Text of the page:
Isleño influence in Hispanic Antilles[edit]

Louisiana's Isleños have shared some aspects of Canarian culture for over 200 years with the Cuban, Puerto Rican and Dominican peoples in those Caribbean countries influenced by earlier waves of Isleño or Canario settlers from the Canary Islands, who first arrived in the Americas in the late 16th century.

Most Jíbaros were of Canarian stock

Cuba[edit]

Cuba was the most influenced by Canary immigration of all the Latin American countries.

Main article: Cuban Spanish

The presence of the Canary Islanders who had emigrated to Cuba influenced the development of the Cuban dialect and accent. Many words in traditional Cuban Spanish can be traced to the dialect spoken in the Canary Islands. There are also elements of dialects from other parts of Spain, including Andalusian, Galician, Asturian, Catalan, as well as some African influence. Cuban Spanish is very close to Canarian Spanish, for Canarians have been emigrating to Cuba since the 16th century, especially during the 19th and (early) 20th centuries.

Through cross emigration of Canarians and Cubans, many of the customs of Canarians have become Cuban traditions and vice versa. The music of Cuba has become part of the Canarian culture as well, such as mambo, son, and punto Cubano. Because of Cuban emigration to the Canary Islands, the dish "moros y cristianos", or simply "moros" (Moors) has become part of the cuisine of the Canary Islands; especially on the island of La Palma. Canary Islanders were the driving force in the cigar industry in Cuba, where they were called "Vegueros." Many of the big cigar factories in Cuba were owned by Canary Islanders. After the Castro revolution, many Cubans and returning Canarians settled in the Canary islands, among them cigar factory owners such as the Garcias. Through them the cigar industry made its way to the Canary Islands from Cuba, and it is now well-established there. The island of La Palma has had the most Cuban influence out of the seven islands, and its accent is the closest of the island accents to the Cuban accent.

Many of the typical Cuban variations of standard Spanish vocabulary derive from the Canarian lexicon. For example, the word "guagua" (bus) differs from the standard Spanish autobús; the former originated in the Canaries and is an onomatopoeic word imitative of the sound of a Klaxon horn (wah-wah). The term of endearment socio is from the Canary Islands. An example of Canarian usage for a Spanish word is the verb fajarse (to fight). In standard Spanish the verb would be pelearse, while fajar exists as a non-reflexive verb related to the hemming of a skirt. The Cuban dialect of Spanish shows a substantial influence of the Spanish spoken in the Canary Islands.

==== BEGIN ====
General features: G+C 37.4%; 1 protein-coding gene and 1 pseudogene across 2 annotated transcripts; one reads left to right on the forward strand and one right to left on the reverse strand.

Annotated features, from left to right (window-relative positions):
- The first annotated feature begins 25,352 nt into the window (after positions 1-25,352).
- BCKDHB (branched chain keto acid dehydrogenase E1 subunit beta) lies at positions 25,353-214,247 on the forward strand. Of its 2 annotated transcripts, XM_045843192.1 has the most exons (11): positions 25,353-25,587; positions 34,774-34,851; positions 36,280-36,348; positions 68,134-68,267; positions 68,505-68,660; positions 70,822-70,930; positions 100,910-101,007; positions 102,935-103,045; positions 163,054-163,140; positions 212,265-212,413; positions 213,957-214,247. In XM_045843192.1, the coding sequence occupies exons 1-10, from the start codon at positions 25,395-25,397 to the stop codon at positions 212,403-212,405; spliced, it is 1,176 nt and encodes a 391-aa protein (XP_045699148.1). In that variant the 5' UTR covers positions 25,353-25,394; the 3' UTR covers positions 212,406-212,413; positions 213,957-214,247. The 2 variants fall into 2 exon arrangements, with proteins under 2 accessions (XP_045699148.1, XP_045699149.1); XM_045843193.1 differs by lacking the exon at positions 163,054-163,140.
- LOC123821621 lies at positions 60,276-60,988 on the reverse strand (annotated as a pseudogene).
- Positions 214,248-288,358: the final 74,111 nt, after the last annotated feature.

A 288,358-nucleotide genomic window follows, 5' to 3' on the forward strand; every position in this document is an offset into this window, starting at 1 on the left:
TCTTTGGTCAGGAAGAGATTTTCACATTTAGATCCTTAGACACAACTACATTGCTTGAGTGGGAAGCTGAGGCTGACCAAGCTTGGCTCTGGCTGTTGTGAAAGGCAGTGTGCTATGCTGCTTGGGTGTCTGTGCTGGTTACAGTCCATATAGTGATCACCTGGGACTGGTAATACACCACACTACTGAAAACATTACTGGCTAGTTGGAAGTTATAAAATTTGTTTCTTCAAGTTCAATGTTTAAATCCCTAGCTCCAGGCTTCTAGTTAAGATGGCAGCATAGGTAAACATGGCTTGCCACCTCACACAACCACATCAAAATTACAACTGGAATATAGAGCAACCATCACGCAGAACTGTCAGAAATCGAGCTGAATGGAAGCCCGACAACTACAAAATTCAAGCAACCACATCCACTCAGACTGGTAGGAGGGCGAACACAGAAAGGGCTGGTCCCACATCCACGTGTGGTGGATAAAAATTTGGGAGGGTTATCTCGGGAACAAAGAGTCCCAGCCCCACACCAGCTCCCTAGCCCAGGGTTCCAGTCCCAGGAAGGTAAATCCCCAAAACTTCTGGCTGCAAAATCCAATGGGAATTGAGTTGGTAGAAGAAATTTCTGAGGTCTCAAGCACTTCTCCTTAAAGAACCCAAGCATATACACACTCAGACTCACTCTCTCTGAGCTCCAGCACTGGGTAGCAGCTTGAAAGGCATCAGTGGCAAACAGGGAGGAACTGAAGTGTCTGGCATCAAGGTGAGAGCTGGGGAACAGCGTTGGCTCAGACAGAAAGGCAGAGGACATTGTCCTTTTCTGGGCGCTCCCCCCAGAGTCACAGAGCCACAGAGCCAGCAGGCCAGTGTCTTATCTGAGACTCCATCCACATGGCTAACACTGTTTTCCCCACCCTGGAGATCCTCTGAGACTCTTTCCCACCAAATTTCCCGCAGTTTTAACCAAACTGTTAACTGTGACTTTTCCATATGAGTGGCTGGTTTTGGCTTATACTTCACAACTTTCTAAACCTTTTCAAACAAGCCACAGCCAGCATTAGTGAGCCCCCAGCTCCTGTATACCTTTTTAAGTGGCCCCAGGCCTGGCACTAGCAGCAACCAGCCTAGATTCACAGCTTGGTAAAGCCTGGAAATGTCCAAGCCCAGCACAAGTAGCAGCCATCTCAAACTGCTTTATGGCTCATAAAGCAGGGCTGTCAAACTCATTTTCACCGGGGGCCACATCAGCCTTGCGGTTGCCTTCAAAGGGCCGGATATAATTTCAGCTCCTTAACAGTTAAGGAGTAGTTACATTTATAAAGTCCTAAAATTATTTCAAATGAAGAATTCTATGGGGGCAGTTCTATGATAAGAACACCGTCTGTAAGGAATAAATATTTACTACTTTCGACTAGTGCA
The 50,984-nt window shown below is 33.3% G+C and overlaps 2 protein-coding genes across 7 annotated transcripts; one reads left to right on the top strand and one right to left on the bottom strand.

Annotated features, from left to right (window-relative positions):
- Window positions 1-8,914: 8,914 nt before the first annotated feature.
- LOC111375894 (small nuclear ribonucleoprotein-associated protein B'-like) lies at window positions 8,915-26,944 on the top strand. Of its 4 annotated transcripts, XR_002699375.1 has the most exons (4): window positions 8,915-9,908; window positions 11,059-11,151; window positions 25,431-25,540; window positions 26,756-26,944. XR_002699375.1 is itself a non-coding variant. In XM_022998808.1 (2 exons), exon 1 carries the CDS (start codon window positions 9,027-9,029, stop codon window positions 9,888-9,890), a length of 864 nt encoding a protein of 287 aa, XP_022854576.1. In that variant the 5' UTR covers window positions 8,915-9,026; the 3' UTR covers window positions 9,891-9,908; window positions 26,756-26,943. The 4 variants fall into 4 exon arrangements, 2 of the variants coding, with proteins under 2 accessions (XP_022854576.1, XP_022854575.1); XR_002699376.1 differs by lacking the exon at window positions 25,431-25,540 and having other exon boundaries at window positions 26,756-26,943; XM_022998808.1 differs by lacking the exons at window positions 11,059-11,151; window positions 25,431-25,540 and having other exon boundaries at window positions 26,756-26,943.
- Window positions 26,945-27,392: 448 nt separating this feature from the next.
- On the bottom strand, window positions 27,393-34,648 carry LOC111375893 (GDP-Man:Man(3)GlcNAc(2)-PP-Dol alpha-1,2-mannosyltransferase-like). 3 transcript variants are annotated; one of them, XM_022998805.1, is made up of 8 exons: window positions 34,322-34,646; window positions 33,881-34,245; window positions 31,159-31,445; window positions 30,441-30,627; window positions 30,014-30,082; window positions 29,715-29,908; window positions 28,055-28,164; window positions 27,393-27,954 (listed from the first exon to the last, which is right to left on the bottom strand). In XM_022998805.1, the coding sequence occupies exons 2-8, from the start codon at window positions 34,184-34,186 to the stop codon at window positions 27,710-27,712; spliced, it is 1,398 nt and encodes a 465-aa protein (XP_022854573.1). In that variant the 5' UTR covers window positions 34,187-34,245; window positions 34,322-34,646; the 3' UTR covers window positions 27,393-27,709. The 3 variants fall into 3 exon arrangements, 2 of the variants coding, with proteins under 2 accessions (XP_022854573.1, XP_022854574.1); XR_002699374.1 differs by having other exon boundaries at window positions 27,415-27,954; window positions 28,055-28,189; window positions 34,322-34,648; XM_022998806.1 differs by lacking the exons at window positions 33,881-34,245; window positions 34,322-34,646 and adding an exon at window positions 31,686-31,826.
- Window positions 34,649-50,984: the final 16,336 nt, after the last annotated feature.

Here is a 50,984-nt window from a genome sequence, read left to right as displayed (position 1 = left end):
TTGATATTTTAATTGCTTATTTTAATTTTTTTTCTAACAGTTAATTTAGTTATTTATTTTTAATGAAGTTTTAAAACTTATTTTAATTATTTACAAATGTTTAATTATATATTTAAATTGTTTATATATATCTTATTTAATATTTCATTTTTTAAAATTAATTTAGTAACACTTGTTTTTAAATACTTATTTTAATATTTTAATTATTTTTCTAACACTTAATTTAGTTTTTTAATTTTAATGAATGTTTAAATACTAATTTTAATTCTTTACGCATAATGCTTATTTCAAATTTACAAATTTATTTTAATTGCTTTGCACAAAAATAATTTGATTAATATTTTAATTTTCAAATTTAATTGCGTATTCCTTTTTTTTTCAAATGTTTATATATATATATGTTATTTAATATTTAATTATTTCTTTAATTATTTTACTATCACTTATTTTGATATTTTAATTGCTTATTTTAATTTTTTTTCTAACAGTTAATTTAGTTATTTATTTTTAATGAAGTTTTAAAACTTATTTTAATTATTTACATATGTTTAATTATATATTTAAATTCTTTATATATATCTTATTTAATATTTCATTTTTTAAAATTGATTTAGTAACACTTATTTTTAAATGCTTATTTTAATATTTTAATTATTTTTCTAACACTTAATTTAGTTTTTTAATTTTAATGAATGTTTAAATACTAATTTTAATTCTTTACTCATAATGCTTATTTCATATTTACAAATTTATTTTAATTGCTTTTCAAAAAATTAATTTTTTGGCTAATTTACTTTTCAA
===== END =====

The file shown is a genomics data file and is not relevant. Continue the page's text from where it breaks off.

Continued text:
Many names for food items come from the Canary Islands as well. The Cuban sauce mojo is based on the mojos of the Canary Islands, where the sauce was invented. Canarian ropa vieja was introduced to Cuba through Canarian emigration. Gofio is another Canarian food known to Cubans, along with many others.

Puerto Rico[edit]

Between 1678 and 1764 takes place called "Tributo de sangre" (Tribute in blood), by which for every ton of cargo shipped from the Spanish colonies in the Americas to Spain, in exchange for 5 Canarian families were sent to populate any of these colonies. However, the number exported of families to the Americas often exceeded this figure. So, the first wave of Canarian migration seems to be 1695 in Río Piedras, Puerto Rico with Juan Fernández Franco de Medina [born 1646 in Santa Cruz de Tenerife and was Governor of Puerto Rico (1st term (1685–90) and 2nd term (1695–97)], who arrived with 20 Canarian families.[10] This was followed by others in 1714, 1720, 1731, and 1797.

Between 1720 and 1730 some 176 families with a total of 882 Isleños or Canarians emigrated, with 60% married and the rest married in Puerto Rico.

The tribute of blood was forbidden in 1764, but the poverty and overpopulation in the Canaries remained open for immigration to Puerto Rico and other parts of Latin America. Now they migrated to these places to try to alleviate their poverty. After the independence of Spanish America (1811–1825), most Canarian immigrants were directed to Cuba and Puerto Rico (the only colonies that remained Spanish in the Americas); both places received many Canarians who were exploited at work, basically after those places abolished slavery. The Isleños increased their commercial traffic and emigration concentrated to the two Spanish-American colonies, Puerto Rico and particularly Cuba. Following the Spanish–American War of 1898, Canarian immigration to the Americas continued. Successive waves of Canary Island immigration came to Puerto Rico, where entire villages were formed of relocated islanders.[11]

Between 1891–95, Canary emigration to Puerto Rico was over 600 immigrants, with these being official figures; if unrecorded or concealed immigration were taken into account, the numbers would be much larger.[12] In total, in the nineteenth century the Canarian diaspora in Puerto Rico is estimated at 2,733 people, mostly rural people, peasants tired of working for others in outside lands to them, who tended to settle in Puerto Rico in families or groups of families related to each other.[13]